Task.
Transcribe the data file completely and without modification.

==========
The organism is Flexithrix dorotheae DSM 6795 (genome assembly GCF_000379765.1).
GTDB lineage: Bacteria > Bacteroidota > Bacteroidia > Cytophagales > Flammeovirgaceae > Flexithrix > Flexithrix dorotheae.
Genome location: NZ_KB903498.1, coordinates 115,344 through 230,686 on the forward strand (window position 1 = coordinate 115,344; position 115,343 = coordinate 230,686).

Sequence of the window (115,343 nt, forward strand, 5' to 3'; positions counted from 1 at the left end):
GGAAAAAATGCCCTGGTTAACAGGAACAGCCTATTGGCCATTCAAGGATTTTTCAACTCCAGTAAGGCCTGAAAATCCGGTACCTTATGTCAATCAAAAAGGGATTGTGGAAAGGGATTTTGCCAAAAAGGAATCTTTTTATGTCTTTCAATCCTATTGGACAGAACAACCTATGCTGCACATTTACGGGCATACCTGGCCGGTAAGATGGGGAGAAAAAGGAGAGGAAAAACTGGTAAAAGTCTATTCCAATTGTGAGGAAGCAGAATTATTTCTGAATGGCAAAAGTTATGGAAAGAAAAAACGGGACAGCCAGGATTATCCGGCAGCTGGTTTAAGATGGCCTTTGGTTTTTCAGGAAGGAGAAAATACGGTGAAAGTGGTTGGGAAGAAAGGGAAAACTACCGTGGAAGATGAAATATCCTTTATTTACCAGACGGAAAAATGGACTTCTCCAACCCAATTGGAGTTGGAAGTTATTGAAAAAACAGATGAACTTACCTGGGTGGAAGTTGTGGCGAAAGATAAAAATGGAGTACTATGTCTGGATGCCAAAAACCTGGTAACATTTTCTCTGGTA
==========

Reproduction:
The organism is Flexithrix dorotheae DSM 6795 (genome assembly GCF_000379765.1).
GTDB lineage: Bacteria > Bacteroidota > Bacteroidia > Cytophagales > Flammeovirgaceae > Flexithrix > Flexithrix dorotheae.
Genome location: NZ_KB903498.1, coordinates 115,344 through 230,686 on the forward strand (window position 1 = coordinate 115,344; position 115,343 = coordinate 230,686).

Sequence of the window (115,343 nt, forward strand, 5' to 3'; positions counted from 1 at the left end):
GGAAAAAATGCCCTGGTTAACAGGAACAGCCTATTGGCCATTCAAGGATTTTTCAACTCCAGTAAGGCCTGAAAATCCGGTACCTTATGTCAATCAAAAAGGGATTGTGGAAAGGGATTTTGCCAAAAAGGAATCTTTTTATGTCTTTCAATCCTATTGGACAGAACAACCTATGCTGCACATTTACGGGCATACCTGGCCGGTAAGATGGGGAGAAAAAGGAGAGGAAAAACTGGTAAAAGTCTATTCCAATTGTGAGGAAGCAGAATTATTTCTGAATGGCAAAAGTTATGGAAAGAAAAAACGGGACAGCCAGGATTATCCGGCAGCTGGTTTAAGATGGCCTTTGGTTTTTCAGGAAGGAGAAAATACGGTGAAAGTGGTTGGGAAGAAAGGGAAAACTACCGTGGAAGATGAAATATCCTTTATTTACCAGACGGAAAAATGGACTTCTCCAACCCAATTGGAGTTGGAAGTTATTGAAAAAACAGATGAACTTACCTGGGTGGAAGTTGTGGCGAAAGATAAAAATGGAGTACTATGTCTGGATGCCAAAAACCTGGTAACATTTTCTCTGGTA